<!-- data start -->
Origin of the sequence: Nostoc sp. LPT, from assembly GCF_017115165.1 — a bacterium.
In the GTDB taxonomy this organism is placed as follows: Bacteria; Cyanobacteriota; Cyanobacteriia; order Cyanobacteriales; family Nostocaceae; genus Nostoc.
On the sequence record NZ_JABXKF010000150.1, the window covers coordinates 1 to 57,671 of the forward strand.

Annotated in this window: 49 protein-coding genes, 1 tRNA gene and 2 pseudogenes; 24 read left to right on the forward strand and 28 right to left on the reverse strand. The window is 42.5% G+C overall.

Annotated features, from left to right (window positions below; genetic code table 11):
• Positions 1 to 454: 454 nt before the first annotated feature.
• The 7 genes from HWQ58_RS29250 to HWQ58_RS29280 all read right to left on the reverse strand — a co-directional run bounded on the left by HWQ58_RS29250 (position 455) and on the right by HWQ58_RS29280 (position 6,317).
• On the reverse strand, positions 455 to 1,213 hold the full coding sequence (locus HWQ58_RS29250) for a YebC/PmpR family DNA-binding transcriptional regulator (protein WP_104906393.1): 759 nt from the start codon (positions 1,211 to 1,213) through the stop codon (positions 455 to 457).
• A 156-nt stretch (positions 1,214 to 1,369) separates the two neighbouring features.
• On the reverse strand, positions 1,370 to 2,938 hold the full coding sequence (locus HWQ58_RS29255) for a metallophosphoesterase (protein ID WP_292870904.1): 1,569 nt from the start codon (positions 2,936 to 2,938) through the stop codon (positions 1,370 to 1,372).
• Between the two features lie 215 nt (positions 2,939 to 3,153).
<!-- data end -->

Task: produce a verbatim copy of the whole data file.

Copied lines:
Origin of the sequence: Nostoc sp. LPT, from assembly GCF_017115165.1 — a bacterium.
In the GTDB taxonomy this organism is placed as follows: Bacteria; Cyanobacteriota; Cyanobacteriia; order Cyanobacteriales; family Nostocaceae; genus Nostoc.
On the sequence record NZ_JABXKF010000150.1, the window covers coordinates 1 to 57,671 of the forward strand.

Annotated in this window: 49 protein-coding genes, 1 tRNA gene and 2 pseudogenes; 24 read left to right on the forward strand and 28 right to left on the reverse strand. The window is 42.5% G+C overall.

Annotated features, from left to right (window positions below; genetic code table 11):
• Positions 1 to 454: 454 nt before the first annotated feature.
• The 7 genes from HWQ58_RS29250 to HWQ58_RS29280 all read right to left on the reverse strand — a co-directional run bounded on the left by HWQ58_RS29250 (position 455) and on the right by HWQ58_RS29280 (position 6,317).
• On the reverse strand, positions 455 to 1,213 hold the full coding sequence (locus HWQ58_RS29250) for a YebC/PmpR family DNA-binding transcriptional regulator (protein WP_104906393.1): 759 nt from the start codon (positions 1,211 to 1,213) through the stop codon (positions 455 to 457).
• A 156-nt stretch (positions 1,214 to 1,369) separates the two neighbouring features.
• On the reverse strand, positions 1,370 to 2,938 hold the full coding sequence (locus HWQ58_RS29255) for a metallophosphoesterase (protein ID WP_292870904.1): 1,569 nt from the start codon (positions 2,936 to 2,938) through the stop codon (positions 1,370 to 1,372).
• Between the two features lie 215 nt (positions 2,939 to 3,153).